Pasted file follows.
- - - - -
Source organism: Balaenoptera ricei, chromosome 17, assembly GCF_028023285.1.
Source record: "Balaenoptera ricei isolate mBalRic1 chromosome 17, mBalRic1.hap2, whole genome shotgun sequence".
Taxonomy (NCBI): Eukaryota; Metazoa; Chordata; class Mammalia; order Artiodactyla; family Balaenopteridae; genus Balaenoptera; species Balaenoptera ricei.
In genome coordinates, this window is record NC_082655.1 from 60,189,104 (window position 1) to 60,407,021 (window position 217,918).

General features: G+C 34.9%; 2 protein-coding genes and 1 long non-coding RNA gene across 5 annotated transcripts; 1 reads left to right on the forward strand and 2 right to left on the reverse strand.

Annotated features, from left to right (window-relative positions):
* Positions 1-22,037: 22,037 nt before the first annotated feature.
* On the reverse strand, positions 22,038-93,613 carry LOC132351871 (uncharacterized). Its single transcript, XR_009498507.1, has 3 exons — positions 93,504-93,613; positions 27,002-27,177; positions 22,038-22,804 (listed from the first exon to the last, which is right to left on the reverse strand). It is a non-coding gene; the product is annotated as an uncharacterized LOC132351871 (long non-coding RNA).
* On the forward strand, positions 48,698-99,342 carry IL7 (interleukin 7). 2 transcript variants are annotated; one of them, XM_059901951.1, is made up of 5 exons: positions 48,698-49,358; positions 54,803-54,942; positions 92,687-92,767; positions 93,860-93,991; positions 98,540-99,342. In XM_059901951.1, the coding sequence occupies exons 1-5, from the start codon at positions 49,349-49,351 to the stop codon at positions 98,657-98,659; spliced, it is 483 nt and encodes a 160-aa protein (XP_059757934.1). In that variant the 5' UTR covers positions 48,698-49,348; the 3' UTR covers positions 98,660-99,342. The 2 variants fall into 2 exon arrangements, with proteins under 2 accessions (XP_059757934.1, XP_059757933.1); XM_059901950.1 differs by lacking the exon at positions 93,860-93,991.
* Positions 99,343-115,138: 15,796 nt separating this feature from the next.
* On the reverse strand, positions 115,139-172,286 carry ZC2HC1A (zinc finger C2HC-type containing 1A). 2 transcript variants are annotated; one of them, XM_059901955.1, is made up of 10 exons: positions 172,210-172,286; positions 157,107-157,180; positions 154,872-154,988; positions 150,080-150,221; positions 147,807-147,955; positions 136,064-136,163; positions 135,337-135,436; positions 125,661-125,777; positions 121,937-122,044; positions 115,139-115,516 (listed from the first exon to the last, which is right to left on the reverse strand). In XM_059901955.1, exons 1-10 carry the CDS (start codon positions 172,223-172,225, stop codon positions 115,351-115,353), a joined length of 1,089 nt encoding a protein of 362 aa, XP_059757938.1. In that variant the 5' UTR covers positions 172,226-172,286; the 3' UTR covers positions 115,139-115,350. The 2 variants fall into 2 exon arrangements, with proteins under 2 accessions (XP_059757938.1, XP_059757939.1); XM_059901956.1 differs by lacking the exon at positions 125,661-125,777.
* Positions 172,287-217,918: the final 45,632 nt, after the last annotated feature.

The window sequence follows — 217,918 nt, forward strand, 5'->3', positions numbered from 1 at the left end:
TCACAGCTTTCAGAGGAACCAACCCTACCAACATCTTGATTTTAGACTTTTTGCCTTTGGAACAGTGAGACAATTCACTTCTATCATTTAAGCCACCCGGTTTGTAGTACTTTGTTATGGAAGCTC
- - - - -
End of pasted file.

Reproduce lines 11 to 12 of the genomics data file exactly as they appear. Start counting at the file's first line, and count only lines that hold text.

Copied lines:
* On the reverse strand, positions 115,139-172,286 carry ZC2HC1A (zinc finger C2HC-type containing 1A). 2 transcript variants are annotated; one of them, XM_059901955.1, is made up of 10 exons: positions 172,210-172,286; positions 157,107-157,180; positions 154,872-154,988; positions 150,080-150,221; positions 147,807-147,955; positions 136,064-136,163; positions 135,337-135,436; positions 125,661-125,777; positions 121,937-122,044; positions 115,139-115,516 (listed from the first exon to the last, which is right to left on the reverse strand). In XM_059901955.1, exons 1-10 carry the CDS (start codon positions 172,223-172,225, stop codon positions 115,351-115,353), a joined length of 1,089 nt encoding a protein of 362 aa, XP_059757938.1. In that variant the 5' UTR covers positions 172,226-172,286; the 3' UTR covers positions 115,139-115,350. The 2 variants fall into 2 exon arrangements, with proteins under 2 accessions (XP_059757938.1, XP_059757939.1); XM_059901956.1 differs by lacking the exon at positions 125,661-125,777.
* Positions 172,287-217,918: the final 45,632 nt, after the last annotated feature.